U. S. GUNBOAT TYLER,
Cairo, Ill., March 5, 1862.
Flag-Officer ANDREW H. FOOTE, U. S. N.,
Commanding Naval Forces on Western Waters:
SIR: I have returned from up the Tennessee,having left Pittsburg (the place of our late engagement) last night. The enemy has not renewed his attempt to fortify. I watched the point closely, and yesterday landed (under flag of truce), which was allowed to go a mile from the river before being stopped by their pickets. No sign of a renewed attempt could be discovered. In my report of the engagement I stated that I felt confident the enemy had suffered severely. I can now report that on the morning after the engagement (Sunday) 9 dead bodies and 100 wounded, many of them mortally, were counted in their camp, which had been removed the evening of the engagement 3 miles back from the river. Some tents where they were carrying badly-wounded men they would not allow any one to visit; they were still bringing in wounded. There is no doubt of the correctness of the above. It was reported that they buried 15 the evening of the engagement. I think I can safely put their loss down at 20 killed and 100 wounded.
Their force engaged on that day was 1,000 infantry (Louisiana), 500 cavalry (Mississippi) besides a battery of six pieces of field artillery. Two guns (32-pounders) were on the ground, but not mounted. I have reliable information that the enemy have now at Corinth, Miss., 18 miles from the Tennessee River (Pittsburg), junction of Mobile and Ohio and Memphis and Charleston Railroad, 15,000 to 20,000 troops. At Henderson Station, 18 miles from Coffee Landing, Tennessee River, and 25 miles by railroad from Corinth, some 10,000 or 12,000 and bodies of troops arriving every day, mostly from Columbus, and some from Louisiana. At Bear Creek Bridge, 7 miles back of Eastport, Miss., they have from 8,000 to 10,000, and are fortifying. At Chickasaw, Ala., I understand they are erecting heavy batteries. (This last not very reliable.)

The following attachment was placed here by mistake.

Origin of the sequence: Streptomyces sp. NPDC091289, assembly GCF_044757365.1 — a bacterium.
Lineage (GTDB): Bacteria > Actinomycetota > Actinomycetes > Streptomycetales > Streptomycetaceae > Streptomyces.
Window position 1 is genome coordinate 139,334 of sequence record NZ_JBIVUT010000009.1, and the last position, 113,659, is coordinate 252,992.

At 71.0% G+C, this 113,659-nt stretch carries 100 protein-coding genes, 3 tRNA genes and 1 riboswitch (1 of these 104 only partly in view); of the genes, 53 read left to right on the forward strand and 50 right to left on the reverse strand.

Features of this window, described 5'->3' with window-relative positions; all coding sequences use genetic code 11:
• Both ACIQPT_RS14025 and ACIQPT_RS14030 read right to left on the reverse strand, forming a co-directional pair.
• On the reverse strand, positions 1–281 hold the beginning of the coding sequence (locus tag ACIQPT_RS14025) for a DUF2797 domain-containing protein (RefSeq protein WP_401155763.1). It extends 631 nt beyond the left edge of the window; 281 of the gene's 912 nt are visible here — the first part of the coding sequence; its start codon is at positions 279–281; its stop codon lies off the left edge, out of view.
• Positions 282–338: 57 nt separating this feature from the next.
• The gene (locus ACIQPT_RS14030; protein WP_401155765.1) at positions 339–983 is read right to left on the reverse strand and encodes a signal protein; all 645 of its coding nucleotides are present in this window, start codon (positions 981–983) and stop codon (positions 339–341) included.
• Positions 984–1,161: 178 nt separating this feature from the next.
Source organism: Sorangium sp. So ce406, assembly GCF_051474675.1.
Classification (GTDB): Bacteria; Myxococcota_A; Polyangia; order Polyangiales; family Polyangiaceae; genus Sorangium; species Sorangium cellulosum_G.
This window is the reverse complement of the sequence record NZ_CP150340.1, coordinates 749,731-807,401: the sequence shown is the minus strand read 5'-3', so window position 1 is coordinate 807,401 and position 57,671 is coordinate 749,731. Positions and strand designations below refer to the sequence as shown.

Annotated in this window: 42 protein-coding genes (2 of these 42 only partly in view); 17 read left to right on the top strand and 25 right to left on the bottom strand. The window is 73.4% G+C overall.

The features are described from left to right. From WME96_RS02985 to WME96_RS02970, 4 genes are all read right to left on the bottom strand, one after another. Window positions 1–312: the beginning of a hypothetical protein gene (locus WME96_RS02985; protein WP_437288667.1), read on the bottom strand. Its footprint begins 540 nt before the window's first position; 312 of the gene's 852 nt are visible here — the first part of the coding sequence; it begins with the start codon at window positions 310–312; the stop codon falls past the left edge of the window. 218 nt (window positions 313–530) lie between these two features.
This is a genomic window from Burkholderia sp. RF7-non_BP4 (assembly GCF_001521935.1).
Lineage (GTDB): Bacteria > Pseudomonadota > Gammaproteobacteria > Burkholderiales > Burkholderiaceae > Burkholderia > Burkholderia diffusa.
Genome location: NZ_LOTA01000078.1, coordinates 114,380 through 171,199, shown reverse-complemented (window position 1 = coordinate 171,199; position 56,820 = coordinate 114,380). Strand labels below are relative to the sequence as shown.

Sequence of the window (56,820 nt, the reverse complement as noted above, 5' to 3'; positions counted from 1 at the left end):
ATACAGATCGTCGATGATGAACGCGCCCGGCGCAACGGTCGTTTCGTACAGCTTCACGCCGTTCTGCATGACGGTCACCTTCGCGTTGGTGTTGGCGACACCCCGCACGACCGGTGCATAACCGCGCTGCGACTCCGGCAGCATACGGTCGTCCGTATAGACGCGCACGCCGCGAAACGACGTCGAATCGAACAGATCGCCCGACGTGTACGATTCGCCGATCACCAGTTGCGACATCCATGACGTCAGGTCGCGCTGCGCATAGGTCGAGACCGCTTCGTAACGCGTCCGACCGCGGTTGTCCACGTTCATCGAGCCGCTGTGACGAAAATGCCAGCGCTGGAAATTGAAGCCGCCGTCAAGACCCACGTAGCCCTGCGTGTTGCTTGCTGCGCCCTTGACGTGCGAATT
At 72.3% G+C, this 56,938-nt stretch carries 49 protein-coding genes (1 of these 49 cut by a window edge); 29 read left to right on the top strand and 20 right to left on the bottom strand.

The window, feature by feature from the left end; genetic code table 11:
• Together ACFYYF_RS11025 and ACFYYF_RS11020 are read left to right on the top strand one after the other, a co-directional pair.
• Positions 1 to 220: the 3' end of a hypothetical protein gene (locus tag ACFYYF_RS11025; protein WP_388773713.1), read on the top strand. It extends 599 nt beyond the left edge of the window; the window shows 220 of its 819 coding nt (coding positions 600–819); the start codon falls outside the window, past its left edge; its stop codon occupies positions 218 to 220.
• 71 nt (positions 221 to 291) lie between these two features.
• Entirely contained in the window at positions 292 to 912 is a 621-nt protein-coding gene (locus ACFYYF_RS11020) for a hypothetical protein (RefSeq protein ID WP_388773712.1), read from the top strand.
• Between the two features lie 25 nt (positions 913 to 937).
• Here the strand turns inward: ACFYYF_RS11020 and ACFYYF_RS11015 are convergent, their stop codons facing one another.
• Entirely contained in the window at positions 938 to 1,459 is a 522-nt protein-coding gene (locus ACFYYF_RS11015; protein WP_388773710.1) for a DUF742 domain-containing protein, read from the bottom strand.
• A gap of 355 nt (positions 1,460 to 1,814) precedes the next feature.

Information received last night near Savannah, Tenn., from a reliable source, indicates that General Johnston, with all his force, is falling back from Murfreesborough to Decatur, Ala., the place where the Memphis and Charleston Railroad now crosses the Tennessee River, and the junction of the railroad leading from Nashville to that place, showing that they are preparing to send large re-enforcements to Bear Creek.
The results of the recent elections in Hardin an McNairy Counties, South Tennessee, will prove to you that the Union sentiment is very strong throughout that section of the State. The former gave 500 majority for the Union candidate out of a poll of 1,000 votes. The latter gave 200 majority Union out of a poll of 1,800 votes. The constant cry from them to me is, "Send us arms and a sufficient force to protect us in organizing, and we will drive the secessionists out of Tennessee ourselves." I enlisted a few more men. Captain Phillips recruited several for his company. I have captured J. B. Kendrick, of Captain Fitzgerald's company of Tennessee Volunteers, who represented himself as a colonel of militia of the State of Tennessee, and Clay Kendrick, private in Captain Fitzgerald's company, Colonel Crews' regiment Tennessee Volunteers.
Very respectfully, your obedient servant,
Lieutenant, Comdg. Div. of Gunboats on Tennessee River.